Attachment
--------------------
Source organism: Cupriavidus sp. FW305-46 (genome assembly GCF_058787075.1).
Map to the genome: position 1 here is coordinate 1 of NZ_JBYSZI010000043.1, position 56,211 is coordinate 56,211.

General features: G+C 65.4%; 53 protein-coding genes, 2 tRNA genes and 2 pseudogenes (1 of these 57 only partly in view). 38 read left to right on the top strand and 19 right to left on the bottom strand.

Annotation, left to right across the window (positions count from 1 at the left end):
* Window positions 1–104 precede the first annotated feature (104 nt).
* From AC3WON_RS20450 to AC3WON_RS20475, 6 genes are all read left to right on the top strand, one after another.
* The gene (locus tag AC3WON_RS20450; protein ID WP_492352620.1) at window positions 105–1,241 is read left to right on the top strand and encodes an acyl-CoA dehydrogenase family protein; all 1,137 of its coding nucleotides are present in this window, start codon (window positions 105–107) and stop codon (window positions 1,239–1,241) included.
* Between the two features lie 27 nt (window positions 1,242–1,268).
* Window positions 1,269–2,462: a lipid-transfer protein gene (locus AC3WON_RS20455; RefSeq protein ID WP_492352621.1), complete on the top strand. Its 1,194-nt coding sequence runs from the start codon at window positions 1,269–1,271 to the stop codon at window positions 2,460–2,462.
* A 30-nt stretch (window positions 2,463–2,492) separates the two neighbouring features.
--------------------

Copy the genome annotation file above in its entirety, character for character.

Source organism: Cupriavidus sp. FW305-46 (genome assembly GCF_058787075.1).
Map to the genome: position 1 here is coordinate 1 of NZ_JBYSZI010000043.1, position 56,211 is coordinate 56,211.

General features: G+C 65.4%; 53 protein-coding genes, 2 tRNA genes and 2 pseudogenes (1 of these 57 only partly in view). 38 read left to right on the top strand and 19 right to left on the bottom strand.

Annotation, left to right across the window (positions count from 1 at the left end):
* Window positions 1–104 precede the first annotated feature (104 nt).
* From AC3WON_RS20450 to AC3WON_RS20475, 6 genes are all read left to right on the top strand, one after another.
* The gene (locus tag AC3WON_RS20450; protein ID WP_492352620.1) at window positions 105–1,241 is read left to right on the top strand and encodes an acyl-CoA dehydrogenase family protein; all 1,137 of its coding nucleotides are present in this window, start codon (window positions 105–107) and stop codon (window positions 1,239–1,241) included.
* Between the two features lie 27 nt (window positions 1,242–1,268).
* Window positions 1,269–2,462: a lipid-transfer protein gene (locus AC3WON_RS20455; RefSeq protein ID WP_492352621.1), complete on the top strand. Its 1,194-nt coding sequence runs from the start codon at window positions 1,269–1,271 to the stop codon at window positions 2,460–2,462.
* A 30-nt stretch (window positions 2,463–2,492) separates the two neighbouring features.